May 25, 2018
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The Road Not Taken

How many new roads will be built in Maine in the next 10 years? How many should be built? Those questions must weigh heavily on long-range budget and economic development deliberations when the Legislature returns to work in January.

One new road that will be built is the $20 million Caribou Connector, a bypass around downtown Caribou. Gov. John Baldacci touted the new road, saying it would “support increased economic growth by reducing travel times and separating local traffic from through-traffic.” Perhaps. But concerns larger than cutting drive time must be confronted statewide. These concerns mean balancing the immediate needs of deteriorating roads and bridges with longer-range matters relating to our goals as a state.

First, the immediate. The gap between the work that is needed on Maine’s roads and bridges and available funding is between $3 billion and $4 billion. The federal stimulus package helped Maine catch up on some road and bridge work, but that money soon will be used up, and the funding gap again will be staring transportation planners in the face. The two parties know current funding sources are not providing enough money to close that gap, yet they refuse to be the first to suggest an increase in the gasoline tax or propose another funding mechanism.

Bad roads and bridges are more than an annoyance. They affect the state’s businesses as they try to receive materials and ship goods. They also hamper the state’s top business sector, tourism. Bouncing over a narrow, bumpy road on the way to Greenville, Machias or Stonington will not inspire tourists to return or to tell their friends to visit.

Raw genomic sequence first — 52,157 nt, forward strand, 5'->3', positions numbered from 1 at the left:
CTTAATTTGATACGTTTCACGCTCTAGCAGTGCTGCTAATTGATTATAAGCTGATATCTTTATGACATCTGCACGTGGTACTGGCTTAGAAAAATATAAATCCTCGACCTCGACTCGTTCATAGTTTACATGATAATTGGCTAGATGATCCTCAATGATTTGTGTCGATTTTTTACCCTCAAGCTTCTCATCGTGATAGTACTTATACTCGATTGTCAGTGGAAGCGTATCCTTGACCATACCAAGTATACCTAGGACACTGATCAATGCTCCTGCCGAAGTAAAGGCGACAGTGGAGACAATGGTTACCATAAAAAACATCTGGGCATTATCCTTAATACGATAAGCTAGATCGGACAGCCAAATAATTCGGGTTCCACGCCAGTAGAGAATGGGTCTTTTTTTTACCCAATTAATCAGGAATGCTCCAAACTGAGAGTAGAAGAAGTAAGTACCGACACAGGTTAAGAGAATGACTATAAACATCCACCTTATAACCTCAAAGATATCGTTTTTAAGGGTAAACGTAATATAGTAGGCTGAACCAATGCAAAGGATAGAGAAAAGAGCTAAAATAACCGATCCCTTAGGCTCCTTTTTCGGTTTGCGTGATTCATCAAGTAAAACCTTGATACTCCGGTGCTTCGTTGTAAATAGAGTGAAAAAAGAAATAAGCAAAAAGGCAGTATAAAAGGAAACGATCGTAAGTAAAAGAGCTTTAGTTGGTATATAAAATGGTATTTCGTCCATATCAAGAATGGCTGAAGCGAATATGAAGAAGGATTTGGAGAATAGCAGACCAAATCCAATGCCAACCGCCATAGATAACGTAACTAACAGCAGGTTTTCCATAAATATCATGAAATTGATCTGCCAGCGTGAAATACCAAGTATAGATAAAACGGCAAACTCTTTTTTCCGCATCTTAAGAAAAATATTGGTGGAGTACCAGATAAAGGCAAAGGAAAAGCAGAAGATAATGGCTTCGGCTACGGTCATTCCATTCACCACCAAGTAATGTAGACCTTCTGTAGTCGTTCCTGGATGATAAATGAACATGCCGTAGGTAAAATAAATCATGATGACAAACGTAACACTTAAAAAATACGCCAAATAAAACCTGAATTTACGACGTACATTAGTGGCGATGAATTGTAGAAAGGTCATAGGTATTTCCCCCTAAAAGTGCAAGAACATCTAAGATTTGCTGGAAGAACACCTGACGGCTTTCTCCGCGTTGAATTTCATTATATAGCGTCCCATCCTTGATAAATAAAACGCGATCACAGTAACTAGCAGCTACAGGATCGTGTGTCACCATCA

The longer-range concerns are being ignored. Sen. Dennis Damon, who has co-chaired the Legislature’s Transportation Committee, makes the point that the Department of Transportation has become the “Department of Roads and Bridges.” Rather than focusing on planning for intelligent ways to respond to demographic trends or to encourage economic growth, the DOT has become reactive, struggling to pick which few roads are blessed with new pavement. This is a poor default position, and it results in missed opportunities.

A key wrinkle that gets lost in these discussions is the role land use planning plays. When voters approved the Sensible Transportation Policy Act in 1991, they endorsed the federal push to solve transportation problems on an intermodal basis; that is, to consider ways to move goods and people other than on roads. A renewed emphasis on this sort of thinking is needed in Maine, where it could tie in effectively with a state government reflecting on what it can pay for and what it cannot.

A recent study of traffic problems in the suburbs south and west of Portland, which examined population trends through 2035, suggested land use fixes that encourage people to live closer to their jobs and to public transportation. Not only are such fixes less expensive than building new roads, but they also yield other savings in public services. If the no-new-road approach is appropriate for Greater Portland, where 70 percent of the new homes and jobs in Maine are projected to emerge in the next 25 years, it ought to be appropriate for the rest of the state.

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